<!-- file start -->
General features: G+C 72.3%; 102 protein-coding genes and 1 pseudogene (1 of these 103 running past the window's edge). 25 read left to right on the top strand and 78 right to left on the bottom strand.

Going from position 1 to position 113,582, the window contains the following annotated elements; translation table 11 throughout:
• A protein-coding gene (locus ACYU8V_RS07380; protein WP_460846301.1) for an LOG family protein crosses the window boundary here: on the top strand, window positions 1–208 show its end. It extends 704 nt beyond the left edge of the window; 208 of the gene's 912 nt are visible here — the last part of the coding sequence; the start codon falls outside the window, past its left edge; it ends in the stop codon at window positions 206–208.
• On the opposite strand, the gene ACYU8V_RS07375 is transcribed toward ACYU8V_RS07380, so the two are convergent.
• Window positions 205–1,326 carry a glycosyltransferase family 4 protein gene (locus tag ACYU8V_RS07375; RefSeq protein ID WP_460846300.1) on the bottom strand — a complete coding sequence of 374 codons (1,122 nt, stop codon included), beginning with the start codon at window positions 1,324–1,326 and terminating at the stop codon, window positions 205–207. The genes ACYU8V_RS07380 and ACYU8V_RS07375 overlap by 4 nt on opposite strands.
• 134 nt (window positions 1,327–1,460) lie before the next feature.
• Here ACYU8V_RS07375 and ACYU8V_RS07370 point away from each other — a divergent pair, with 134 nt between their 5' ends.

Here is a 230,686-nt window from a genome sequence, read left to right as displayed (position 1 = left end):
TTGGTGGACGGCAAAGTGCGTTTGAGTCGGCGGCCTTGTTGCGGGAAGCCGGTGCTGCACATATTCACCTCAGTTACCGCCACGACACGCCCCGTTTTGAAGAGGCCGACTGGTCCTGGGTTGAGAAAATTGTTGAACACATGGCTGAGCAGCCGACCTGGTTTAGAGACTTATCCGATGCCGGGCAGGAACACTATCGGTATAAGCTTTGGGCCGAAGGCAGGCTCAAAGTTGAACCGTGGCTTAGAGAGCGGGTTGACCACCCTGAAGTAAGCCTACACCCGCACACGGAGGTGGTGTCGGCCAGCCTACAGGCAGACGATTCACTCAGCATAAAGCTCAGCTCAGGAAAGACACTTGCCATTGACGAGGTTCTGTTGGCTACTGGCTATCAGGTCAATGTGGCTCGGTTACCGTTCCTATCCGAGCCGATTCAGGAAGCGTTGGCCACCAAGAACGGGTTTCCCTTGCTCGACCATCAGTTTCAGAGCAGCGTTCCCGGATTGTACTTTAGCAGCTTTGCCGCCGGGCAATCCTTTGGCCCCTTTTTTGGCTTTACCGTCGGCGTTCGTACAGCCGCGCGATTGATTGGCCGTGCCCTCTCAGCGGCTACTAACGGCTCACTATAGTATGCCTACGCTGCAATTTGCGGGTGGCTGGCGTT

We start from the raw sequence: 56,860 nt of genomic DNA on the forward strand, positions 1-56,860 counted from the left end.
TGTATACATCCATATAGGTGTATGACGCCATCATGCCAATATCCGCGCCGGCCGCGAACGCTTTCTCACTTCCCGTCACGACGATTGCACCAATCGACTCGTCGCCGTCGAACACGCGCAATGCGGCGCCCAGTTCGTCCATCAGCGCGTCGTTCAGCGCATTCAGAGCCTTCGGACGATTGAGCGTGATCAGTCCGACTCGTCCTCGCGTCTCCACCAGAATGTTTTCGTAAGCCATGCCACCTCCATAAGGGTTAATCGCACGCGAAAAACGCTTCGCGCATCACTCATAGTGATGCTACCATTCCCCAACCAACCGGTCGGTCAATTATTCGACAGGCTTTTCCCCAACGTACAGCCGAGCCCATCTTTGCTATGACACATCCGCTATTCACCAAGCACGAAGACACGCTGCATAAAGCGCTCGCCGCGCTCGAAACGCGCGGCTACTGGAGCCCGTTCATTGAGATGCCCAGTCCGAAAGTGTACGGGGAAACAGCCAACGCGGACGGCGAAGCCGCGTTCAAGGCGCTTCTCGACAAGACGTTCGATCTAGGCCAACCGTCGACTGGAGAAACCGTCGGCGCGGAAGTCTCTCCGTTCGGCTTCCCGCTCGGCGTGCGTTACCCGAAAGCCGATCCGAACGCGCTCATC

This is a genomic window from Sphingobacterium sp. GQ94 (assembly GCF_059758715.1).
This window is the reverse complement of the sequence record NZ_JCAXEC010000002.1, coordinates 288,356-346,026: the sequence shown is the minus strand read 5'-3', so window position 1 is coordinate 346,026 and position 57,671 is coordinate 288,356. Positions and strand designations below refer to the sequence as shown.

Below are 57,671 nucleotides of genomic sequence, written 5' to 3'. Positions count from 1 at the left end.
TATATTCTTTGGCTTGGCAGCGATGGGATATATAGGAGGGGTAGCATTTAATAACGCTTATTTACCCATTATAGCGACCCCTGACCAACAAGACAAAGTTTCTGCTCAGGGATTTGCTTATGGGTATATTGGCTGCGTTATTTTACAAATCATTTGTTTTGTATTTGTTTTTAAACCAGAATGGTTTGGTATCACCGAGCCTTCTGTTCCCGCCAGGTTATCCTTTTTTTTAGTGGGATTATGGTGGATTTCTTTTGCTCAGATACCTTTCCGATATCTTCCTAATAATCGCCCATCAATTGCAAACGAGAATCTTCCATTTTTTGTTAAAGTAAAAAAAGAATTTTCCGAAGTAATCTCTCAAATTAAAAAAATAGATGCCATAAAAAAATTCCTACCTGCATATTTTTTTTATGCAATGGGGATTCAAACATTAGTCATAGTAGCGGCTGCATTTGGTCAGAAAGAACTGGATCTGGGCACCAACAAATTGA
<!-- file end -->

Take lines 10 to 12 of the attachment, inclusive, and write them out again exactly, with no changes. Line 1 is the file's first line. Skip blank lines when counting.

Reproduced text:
We start from the raw sequence: 56,860 nt of genomic DNA on the forward strand, positions 1-56,860 counted from the left end.
TGTATACATCCATATAGGTGTATGACGCCATCATGCCAATATCCGCGCCGGCCGCGAACGCTTTCTCACTTCCCGTCACGACGATTGCACCAATCGACTCGTCGCCGTCGAACACGCGCAATGCGGCGCCCAGTTCGTCCATCAGCGCGTCGTTCAGCGCATTCAGAGCCTTCGGACGATTGAGCGTGATCAGTCCGACTCGTCCTCGCGTCTCCACCAGAATGTTTTCGTAAGCCATGCCACCTCCATAAGGGTTAATCGCACGCGAAAAACGCTTCGCGCATCACTCATAGTGATGCTACCATTCCCCAACCAACCGGTCGGTCAATTATTCGACAGGCTTTTCCCCAACGTACAGCCGAGCCCATCTTTGCTATGACACATCCGCTATTCACCAAGCACGAAGACACGCTGCATAAAGCGCTCGCCGCGCTCGAAACGCGCGGCTACTGGAGCCCGTTCATTGAGATGCCCAGTCCGAAAGTGTACGGGGAAACAGCCAACGCGGACGGCGAAGCCGCGTTCAAGGCGCTTCTCGACAAGACGTTCGATCTAGGCCAACCGTCGACTGGAGAAACCGTCGGCGCGGAAGTCTCTCCGTTCGGCTTCCCGCTCGGCGTGCGTTACCCGAAAGCCGATCCGAACGCGCTCATC

This is a genomic window from Sphingobacterium sp. GQ94 (assembly GCF_059758715.1).